Another strong possibility is a pinched nerve in your neck. Pinched nerves occur when excessive pressure is applied to a nerve by surrounding tissues. Symptoms may come and go; however, over time they will become more persistent. The pressure applied disrupts nerve function and causes pain, tingling, and numbness. Testing for a nerve in the neck being the culprit may require an MRI which can help determine if arthritis, a bulging disc or other problem is the cause. Treatment will depend on the cause and will likely begin with conservative measures such as over-the-counter anti-inflammatory medications, followed by corticosteroid injections if the OTCs fail to diminish symptoms.

Should plates and screws be removed from man’s leg?

Q: My husband has two plates and 15 screws in his lower left leg from an accident in the early 90s. He is now experiencing severe itching in this area. He has blamed it on my laundry detergent, his socks, and anything else that touches his leg. The other leg is not bothered at all, nor is any other part of his body. I think that all that metal in his leg is causing the itching and needs to come out. Your thoughts, please. Thank you very much.

A: In most instances, it is not necessary for implants to be removed. While they don’t help a bone heal faster, they can help stabilize the bone or bones in proper alignment during the healing process. There are some instances when a physician may choose to remove implants because of such things as irritation to the tissue that surrounds the site, pain, because of a loose screw, and for other reasons. Irritation may result in bursitis or tendinitis, yet there is no guarantee the irritation will dissipate if the plates and screws are removed. If the itching or other irritation is caused by the metal, the probability of a reduction of symptoms with removal will likely occur, yet looking at the whole picture, if the itching is generalized the chance of resolution of itching/pain and other symptoms is extremely difficult to predict.

I can appreciate that you initially leaned toward an allergy which can develop from clothing, sheets, laundry detergents, fabric softeners, and for countless other reasons but in this instance as I see it, the itching would not only be on the leg of the former trauma site but would appear on other areas of the body. Therefore, you and your husband must take into consideration that there could be a low-grade infection, or another abnormality may simply have popped up all these years later.

Your husband had a procedure done many years ago. There is always a risk of complications when metal implants are removed, particularly when the implants have been in place for an extended period of time. And, we can’t ignore that there can be a weakening of the “healed” bone at the implant site following the removal, since fractures through holes where the screws were implanted are not uncommon.

If his orthopedic surgeon is still in practice and you live in the same area as you did 20 odd years ago, I recommend you make another appointment with him or her to review the case, essentially because a review of the records will identify the type of screws and metal used. With research over the years, there may be updated information regarding procedures from the 90s that might trigger some answers as to why he is having symptoms so many years later. If you need to select a new specialist, do so. Plate insertion doesn’t ordinarily exhibit symptoms years later unless there is a reason. An examination, X-rays and possibly lab work should help identify what’s going on. You need to be able to put your minds at rest and to get the appropriate help, so don’t wait any longer. Good luck.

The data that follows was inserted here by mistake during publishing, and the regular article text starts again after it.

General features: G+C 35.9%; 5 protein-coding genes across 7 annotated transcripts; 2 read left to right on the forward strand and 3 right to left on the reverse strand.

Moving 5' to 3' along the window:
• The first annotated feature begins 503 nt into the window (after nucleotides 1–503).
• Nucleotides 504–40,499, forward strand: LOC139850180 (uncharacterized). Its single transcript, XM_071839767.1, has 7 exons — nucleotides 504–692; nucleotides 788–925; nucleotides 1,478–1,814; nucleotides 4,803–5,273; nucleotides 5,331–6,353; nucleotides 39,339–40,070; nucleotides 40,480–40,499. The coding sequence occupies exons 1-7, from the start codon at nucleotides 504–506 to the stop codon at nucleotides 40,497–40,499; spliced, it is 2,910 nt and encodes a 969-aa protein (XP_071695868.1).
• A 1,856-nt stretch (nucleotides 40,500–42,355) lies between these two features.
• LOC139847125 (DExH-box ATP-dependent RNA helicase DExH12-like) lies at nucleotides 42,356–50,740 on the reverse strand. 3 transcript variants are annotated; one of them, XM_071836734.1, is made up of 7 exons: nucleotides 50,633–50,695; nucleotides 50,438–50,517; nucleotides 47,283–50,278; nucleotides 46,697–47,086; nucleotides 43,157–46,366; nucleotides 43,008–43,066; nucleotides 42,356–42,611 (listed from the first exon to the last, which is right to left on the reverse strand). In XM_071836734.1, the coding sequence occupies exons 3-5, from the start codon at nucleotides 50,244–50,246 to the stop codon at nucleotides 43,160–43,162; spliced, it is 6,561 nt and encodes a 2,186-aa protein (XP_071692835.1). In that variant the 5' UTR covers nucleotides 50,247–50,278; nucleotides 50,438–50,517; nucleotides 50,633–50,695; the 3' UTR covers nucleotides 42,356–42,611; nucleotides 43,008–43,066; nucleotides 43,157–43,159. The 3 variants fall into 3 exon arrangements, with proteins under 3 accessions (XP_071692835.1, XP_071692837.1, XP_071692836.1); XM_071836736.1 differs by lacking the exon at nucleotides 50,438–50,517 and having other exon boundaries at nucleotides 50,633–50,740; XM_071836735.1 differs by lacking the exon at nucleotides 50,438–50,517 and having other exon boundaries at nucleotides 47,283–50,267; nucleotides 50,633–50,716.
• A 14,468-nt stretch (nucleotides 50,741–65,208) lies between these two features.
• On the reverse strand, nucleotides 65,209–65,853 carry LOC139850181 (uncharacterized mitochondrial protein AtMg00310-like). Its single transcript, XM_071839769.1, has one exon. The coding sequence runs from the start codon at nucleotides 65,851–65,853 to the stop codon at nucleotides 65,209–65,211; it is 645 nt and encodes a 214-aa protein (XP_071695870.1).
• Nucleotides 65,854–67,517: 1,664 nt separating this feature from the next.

Uneducated parents may be harming their infants

Q: What’s your opinion of young parents today using cough meds as sleep aides to get their young to sleep? I guess you might say I’m old school and believe this to be a dangerous practice. I sometimes overhear young mothers casually talking about how they use Benadryl and even adult dosages of NyQuil to help their sometimes only months old sleep at night. Isn’t this a dangerous practice? What about the long term effects and possible organ damage?

From the way these young mothers talk, they do this on a routine basis. And with so many children being diagnosed with ADD and ADHD these days, I often find myself wondering if there might be a connection in some cases that they may have been drugged with meds earlier in their lives. These young parents seem to have the belief that just because these medicines can be purchased over the counter, they must be safe. I’m of the belief that most all over the counter meds at one time could only be obtained with a prescription and should be treated as such even if they can be purchased without a prescription.

No name please. Just sign me Old School Parenting!

A: Well, Old School Parent, you’ve just met someone who is in your corner of the boxing ring. There have been concerns for years regarding over-the-counter cough and cold remedies for children. In fact, in January 2008 the FDA warned against giving them to babies younger than two years of age because of the possibility of serious harm and even death. When it comes to children between the ages of 2 and 11, the Consumer Healthcare Products Association indicated they would voluntarily change the labeling on such products to indicate they should not be used in children younger than 4. Following that, an FDA advisory panel made a similar recommendation stating non-prescription cold medicines should not be given to children ages 2 to 5. When it comes to relieving a cough or cold, no remedies will make symptoms disappear any faster. As I’ve said in the past, if you don’t treat cold symptoms, they will take a week to dissipate. If you do treat with home remedies or OTCs, it will take 7 days. And that’s for colds, not to help an infant or young child sleep. Most non-prescription remedies contain antihistamines, decongestants, cough suppressants, and expectorants. In my opinion, babies should not be given such products.